Saturday, September 22, 2018

Helena Modjeska - Shakespearian Actor #SweetheartsoftheWest


Another post in an ongoing look at early women performers that traveled or lived in the Old West.

Related image
Image from Wilipedia of Helena Modjeska
In Colorado, the Delta Independent of July 16, 1889 states "the great Modjeska is playing Denver this week."

So what was it about a women born in Krakow, Poland on October 12, 1840 that would warrant the above statement in a paper over one hundred miles away from Denver?

Born Helena Opid, Helena came from a family of performers. She married actor Gustov Modrzejewski , according to some resources his stage name, sometime in the late 1850's or early 1860.

In the 1860's Helena performed in Poland where she was a great success. However, Poland was not an easy country to live in during that time, as it was under Russian Imperial Rule. One incident made an impression on Helena. It seems some school children had come to see one of her performances. They gave her a bouquet tied with the Polish national colors. Allegedly the students were expelled from school and banned from admission to any other school because the were 'conducting a political demonstration'. The story goes, one student shot himself, and Helena attended his funeral.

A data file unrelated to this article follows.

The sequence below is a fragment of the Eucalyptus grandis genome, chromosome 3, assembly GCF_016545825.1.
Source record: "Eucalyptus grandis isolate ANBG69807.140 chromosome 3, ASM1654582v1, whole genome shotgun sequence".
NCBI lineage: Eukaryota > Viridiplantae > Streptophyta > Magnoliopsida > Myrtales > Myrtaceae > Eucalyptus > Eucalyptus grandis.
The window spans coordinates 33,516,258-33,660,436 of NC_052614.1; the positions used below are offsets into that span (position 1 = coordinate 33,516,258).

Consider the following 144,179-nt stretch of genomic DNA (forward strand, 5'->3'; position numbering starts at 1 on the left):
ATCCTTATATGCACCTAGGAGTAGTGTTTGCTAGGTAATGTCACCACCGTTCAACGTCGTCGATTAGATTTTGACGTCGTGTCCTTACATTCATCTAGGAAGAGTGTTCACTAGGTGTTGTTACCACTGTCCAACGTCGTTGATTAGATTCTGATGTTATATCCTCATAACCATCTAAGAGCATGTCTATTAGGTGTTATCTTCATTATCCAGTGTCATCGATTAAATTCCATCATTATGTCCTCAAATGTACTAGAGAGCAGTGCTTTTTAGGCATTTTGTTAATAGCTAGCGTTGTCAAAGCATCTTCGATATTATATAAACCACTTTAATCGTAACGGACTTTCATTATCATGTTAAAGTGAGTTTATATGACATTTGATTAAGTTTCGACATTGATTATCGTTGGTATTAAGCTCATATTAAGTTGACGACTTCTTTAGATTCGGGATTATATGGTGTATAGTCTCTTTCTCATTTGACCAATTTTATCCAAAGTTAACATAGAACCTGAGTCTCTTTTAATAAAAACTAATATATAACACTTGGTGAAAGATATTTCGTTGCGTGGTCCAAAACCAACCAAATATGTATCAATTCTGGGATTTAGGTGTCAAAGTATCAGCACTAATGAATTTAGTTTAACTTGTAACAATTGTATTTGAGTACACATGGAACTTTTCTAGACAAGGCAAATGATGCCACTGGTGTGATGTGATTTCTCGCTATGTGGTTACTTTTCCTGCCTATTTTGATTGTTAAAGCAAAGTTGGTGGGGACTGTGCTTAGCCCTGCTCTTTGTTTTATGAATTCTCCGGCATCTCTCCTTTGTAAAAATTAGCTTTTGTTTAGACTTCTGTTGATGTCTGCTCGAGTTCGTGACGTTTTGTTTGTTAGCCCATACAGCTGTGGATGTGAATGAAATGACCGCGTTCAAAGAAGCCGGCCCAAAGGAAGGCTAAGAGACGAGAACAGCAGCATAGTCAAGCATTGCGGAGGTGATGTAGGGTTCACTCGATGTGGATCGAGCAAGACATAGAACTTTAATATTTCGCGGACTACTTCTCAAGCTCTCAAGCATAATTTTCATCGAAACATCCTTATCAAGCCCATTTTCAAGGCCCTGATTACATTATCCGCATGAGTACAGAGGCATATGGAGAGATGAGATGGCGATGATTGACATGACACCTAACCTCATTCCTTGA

In 1868 Helena married Karol Bozenta Chlapowski, who was known as Count Bozenta after the couple moved to the United States in 1876. The couple wanted to ranch and bought land in California and Helena retired from the stage. However, ranching proved to be a failure and Helena returned to the stage in 1877.  Helen struggled with English, but studied and overcame that drawback. Nonetheless, her stage presence overcame many obstacles.

This article from the February 24, 1883, The Terre Haute Express, Terra Haute, Indiana, seems to sum up Helena's early career:


Helena continued to enchant the theater goers both here in the United States and abroad. The following ad appeared in the July 11, 1889 issue of the Aspen Evening Chronicle, Aspen, Colorado. You will also note she is supported by the Booth-Barrett Company. Yes, it is Edwin Booth, brother of John Wilkes Booth. The Booth-Barrett Company was the premier theater company from 1889-1891.